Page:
Anatomy of the Pattern of Emotional Warfare: The Map provides a key visual tool — an anatomical view of the Pattern of Emotional Warfare, constructed as an interactive communication mechanism for both the general user and the academic researcher or practitioner — that emphasizes the Building Blocks’ algorithmic sequencing and algorithmic information, which support One Divide’s pattern identification, processing, and pattern recognition premises. The Map also helps newcomers to the platform to understand the interconnectedness of the Building Blocks and thus attain the overall abstract intelligence and psychological gestalt of Emotional Warfare.
Throughout the Map, shaded areas and arcs (dotted lines) illustrate the Building Blocks of Emotional Warfare and thus the Pattern’s interconnectedness. The arcs show direct relationships between one Building Block and another, and the arrows show the directions in which the relationships travel (2015, design updated 2019).
Click image to view larger in a new window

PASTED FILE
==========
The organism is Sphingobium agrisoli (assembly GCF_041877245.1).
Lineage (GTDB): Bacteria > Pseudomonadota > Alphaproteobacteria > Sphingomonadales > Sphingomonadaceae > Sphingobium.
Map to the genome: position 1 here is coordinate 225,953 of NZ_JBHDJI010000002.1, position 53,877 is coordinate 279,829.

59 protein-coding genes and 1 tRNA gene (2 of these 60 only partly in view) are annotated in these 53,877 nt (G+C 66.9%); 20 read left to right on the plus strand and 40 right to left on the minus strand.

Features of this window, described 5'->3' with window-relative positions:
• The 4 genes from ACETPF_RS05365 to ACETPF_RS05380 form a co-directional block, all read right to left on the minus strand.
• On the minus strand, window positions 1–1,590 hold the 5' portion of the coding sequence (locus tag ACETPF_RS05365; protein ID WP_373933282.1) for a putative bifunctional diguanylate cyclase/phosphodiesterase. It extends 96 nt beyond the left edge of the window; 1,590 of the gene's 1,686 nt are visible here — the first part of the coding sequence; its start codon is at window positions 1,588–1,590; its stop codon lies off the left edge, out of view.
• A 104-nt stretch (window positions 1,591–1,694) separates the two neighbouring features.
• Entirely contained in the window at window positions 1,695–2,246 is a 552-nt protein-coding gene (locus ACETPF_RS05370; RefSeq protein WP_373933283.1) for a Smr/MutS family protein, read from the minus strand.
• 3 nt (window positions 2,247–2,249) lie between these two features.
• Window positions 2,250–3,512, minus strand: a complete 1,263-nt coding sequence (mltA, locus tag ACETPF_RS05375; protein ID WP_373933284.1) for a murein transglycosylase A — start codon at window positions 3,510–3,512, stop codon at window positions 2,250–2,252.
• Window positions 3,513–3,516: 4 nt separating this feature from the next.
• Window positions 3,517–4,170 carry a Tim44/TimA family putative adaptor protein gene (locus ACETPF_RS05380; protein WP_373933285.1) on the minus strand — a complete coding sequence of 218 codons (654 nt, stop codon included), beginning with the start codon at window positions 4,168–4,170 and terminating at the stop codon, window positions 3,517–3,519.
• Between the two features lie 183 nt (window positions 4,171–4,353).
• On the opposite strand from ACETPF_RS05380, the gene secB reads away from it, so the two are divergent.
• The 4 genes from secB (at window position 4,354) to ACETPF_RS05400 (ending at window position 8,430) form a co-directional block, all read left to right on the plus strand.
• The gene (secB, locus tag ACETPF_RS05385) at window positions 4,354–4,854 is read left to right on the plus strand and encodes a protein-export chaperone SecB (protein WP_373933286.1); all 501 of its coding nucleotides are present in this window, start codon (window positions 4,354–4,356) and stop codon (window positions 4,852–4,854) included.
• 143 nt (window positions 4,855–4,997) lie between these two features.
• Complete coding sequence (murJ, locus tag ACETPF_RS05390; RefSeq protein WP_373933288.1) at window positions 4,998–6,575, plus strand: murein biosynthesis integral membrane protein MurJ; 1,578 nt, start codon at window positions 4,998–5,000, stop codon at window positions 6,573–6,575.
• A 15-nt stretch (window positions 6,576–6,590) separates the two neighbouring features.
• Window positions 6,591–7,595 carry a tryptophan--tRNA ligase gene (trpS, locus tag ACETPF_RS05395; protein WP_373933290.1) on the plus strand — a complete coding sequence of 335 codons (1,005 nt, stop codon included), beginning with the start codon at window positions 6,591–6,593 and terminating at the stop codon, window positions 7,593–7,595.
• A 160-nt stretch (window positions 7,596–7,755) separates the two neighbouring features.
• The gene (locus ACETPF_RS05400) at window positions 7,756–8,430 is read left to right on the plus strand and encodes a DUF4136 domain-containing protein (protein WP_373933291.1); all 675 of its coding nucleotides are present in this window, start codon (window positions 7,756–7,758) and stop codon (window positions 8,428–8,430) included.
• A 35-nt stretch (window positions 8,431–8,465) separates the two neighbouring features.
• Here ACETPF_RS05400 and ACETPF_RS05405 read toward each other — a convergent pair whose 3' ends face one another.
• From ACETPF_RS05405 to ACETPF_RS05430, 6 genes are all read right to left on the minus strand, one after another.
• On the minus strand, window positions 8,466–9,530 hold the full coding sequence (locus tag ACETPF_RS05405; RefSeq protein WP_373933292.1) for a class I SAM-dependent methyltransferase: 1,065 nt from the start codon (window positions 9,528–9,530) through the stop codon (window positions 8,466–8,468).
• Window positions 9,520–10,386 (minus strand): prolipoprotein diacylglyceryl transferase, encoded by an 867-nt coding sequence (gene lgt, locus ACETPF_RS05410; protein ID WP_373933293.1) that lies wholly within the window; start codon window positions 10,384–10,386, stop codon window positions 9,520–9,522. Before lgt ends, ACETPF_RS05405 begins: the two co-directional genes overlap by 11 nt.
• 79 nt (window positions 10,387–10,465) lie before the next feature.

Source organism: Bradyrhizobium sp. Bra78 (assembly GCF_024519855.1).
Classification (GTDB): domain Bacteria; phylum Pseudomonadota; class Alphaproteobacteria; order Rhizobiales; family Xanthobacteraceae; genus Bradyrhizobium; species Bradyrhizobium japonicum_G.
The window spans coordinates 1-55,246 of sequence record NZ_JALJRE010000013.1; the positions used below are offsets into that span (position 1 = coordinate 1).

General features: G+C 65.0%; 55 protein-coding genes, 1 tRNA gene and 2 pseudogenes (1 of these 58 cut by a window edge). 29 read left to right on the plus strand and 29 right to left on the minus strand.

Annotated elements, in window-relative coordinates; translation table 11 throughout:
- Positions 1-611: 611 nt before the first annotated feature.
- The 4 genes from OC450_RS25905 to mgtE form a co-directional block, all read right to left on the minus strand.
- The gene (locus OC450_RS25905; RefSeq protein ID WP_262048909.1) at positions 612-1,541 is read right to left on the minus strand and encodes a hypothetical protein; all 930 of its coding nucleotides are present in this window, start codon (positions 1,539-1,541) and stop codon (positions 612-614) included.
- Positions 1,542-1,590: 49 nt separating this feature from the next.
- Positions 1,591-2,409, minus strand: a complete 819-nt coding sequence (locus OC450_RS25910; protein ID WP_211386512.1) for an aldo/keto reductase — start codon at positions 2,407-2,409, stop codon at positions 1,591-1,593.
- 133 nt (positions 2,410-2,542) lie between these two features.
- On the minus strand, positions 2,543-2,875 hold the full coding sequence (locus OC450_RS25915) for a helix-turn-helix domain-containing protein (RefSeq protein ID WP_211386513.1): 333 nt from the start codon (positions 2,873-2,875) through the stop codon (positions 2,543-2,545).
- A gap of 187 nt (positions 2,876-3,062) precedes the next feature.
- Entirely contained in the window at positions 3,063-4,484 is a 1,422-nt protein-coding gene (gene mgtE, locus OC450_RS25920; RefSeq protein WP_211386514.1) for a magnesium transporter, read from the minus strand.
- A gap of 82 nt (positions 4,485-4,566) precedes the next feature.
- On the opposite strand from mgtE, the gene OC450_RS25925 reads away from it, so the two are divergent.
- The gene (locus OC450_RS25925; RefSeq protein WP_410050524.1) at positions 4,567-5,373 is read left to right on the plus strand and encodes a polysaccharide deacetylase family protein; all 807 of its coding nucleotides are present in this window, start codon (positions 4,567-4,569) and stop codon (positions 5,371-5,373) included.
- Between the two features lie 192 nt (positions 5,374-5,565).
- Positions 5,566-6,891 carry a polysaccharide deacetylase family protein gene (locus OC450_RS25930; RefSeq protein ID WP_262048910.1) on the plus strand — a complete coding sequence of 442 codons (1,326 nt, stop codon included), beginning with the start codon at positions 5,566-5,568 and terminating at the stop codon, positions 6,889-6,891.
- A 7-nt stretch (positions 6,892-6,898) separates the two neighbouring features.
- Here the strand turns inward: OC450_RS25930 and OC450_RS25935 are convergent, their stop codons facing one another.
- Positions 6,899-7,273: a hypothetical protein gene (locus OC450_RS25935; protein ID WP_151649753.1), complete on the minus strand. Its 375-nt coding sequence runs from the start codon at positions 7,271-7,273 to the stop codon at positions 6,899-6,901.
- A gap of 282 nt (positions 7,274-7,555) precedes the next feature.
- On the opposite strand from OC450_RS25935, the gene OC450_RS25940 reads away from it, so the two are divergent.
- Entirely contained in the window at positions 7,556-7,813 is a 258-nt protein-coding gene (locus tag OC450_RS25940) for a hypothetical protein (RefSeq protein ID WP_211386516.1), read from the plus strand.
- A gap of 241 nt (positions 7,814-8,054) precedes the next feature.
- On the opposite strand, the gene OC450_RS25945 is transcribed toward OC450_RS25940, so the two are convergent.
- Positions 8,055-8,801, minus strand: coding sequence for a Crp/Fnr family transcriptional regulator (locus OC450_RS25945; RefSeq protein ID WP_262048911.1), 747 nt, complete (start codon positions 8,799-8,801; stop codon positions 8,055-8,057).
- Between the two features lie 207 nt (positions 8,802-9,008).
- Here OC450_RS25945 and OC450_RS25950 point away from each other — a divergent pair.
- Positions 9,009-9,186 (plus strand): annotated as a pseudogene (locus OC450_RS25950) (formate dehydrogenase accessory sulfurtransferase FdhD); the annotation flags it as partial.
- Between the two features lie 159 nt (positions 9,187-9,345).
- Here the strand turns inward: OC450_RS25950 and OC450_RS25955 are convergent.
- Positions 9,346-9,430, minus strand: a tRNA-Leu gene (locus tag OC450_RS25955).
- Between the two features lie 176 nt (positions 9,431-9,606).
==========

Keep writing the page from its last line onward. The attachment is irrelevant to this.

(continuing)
By way of quick review (or introduction), the foundational framework and original philosophical literature of One Divide is centered on the functional theory of Emotional Warfare. Nine Building Blocks form the Pattern of Emotional Warfare, and I call reader attention to them by styling them with initial capital letters; capitalization of words, terms, or phrases (e.g., One Divide, Emotional Warfare, True Self, False Self) indicates that these concepts are central principles to the One Divide/Emotional Warfare platform and/or work within the purposive language system established in the Philosophy of One Divide. This language system enables an explanatory ladder, starting with a base level of inquiry or domain of observation and moving to the necessary abstract, metatheoretical level of discourse where deep philosophical and psychological problems are explored and (perhaps) solved. To accomplish this, I purposively use some “plain speaking” for maximum computational processing, interpretation, and translation and to capture the full breadth of behavioral complexities and phenomena of human conflict and human unity in a simple manner for the sake of accuracy and longevity; consider the Pythagorean theorem, logarithms, and other very long established equations that, while simple at face value, continue to accurately capture the pure grandeur of behavioral complexities and phenomena in the vast domains of time and space, informing Albert Einstein’s theories of relativity and other foundational and influential equations in modern mathematics, computer science, information theory, physics, quantum mechanics, and so on. Understanding this tethering of the simple to the complex (which extends from mathematics into the branches of philosophy and psychology that One Divide operates within), I remind the reader of the nine Building Blocks: